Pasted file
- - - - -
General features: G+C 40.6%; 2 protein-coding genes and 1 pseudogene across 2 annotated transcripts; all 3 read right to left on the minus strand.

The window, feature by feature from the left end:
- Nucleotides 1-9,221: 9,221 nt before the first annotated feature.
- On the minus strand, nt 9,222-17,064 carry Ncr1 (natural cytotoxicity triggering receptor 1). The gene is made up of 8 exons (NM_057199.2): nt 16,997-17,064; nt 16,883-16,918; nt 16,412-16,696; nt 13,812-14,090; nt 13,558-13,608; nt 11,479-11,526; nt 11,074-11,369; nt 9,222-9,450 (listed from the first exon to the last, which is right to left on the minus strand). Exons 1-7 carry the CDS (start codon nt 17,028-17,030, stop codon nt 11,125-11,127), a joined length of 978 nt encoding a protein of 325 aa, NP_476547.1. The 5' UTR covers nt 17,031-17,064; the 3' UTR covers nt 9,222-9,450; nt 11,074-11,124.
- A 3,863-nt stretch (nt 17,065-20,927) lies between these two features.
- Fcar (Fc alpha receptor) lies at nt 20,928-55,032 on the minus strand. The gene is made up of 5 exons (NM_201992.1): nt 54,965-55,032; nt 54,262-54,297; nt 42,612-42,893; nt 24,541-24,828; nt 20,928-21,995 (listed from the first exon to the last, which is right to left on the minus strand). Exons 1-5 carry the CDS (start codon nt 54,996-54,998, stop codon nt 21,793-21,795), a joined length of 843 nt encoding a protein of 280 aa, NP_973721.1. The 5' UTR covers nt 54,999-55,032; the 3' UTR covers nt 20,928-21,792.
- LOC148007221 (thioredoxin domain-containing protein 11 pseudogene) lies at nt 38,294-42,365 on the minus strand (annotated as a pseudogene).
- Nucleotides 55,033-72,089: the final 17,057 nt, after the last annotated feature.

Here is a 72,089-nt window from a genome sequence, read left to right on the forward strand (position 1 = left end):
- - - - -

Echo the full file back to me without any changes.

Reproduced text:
General features: G+C 40.6%; 2 protein-coding genes and 1 pseudogene across 2 annotated transcripts; all 3 read right to left on the minus strand.

The window, feature by feature from the left end:
- Nucleotides 1-9,221: 9,221 nt before the first annotated feature.
- On the minus strand, nt 9,222-17,064 carry Ncr1 (natural cytotoxicity triggering receptor 1). The gene is made up of 8 exons (NM_057199.2): nt 16,997-17,064; nt 16,883-16,918; nt 16,412-16,696; nt 13,812-14,090; nt 13,558-13,608; nt 11,479-11,526; nt 11,074-11,369; nt 9,222-9,450 (listed from the first exon to the last, which is right to left on the minus strand). Exons 1-7 carry the CDS (start codon nt 17,028-17,030, stop codon nt 11,125-11,127), a joined length of 978 nt encoding a protein of 325 aa, NP_476547.1. The 5' UTR covers nt 17,031-17,064; the 3' UTR covers nt 9,222-9,450; nt 11,074-11,124.
- A 3,863-nt stretch (nt 17,065-20,927) lies between these two features.
- Fcar (Fc alpha receptor) lies at nt 20,928-55,032 on the minus strand. The gene is made up of 5 exons (NM_201992.1): nt 54,965-55,032; nt 54,262-54,297; nt 42,612-42,893; nt 24,541-24,828; nt 20,928-21,995 (listed from the first exon to the last, which is right to left on the minus strand). Exons 1-5 carry the CDS (start codon nt 54,996-54,998, stop codon nt 21,793-21,795), a joined length of 843 nt encoding a protein of 280 aa, NP_973721.1. The 5' UTR covers nt 54,999-55,032; the 3' UTR covers nt 20,928-21,792.
- LOC148007221 (thioredoxin domain-containing protein 11 pseudogene) lies at nt 38,294-42,365 on the minus strand (annotated as a pseudogene).
- Nucleotides 55,033-72,089: the final 17,057 nt, after the last annotated feature.

Here is a 72,089-nt window from a genome sequence, read left to right on the forward strand (position 1 = left end):